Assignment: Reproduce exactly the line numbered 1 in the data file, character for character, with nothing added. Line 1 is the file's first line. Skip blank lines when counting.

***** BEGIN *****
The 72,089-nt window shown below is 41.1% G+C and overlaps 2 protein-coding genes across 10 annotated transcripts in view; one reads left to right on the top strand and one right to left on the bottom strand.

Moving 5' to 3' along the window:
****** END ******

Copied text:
The 72,089-nt window shown below is 41.1% G+C and overlaps 2 protein-coding genes across 10 annotated transcripts in view; one reads left to right on the top strand and one right to left on the bottom strand.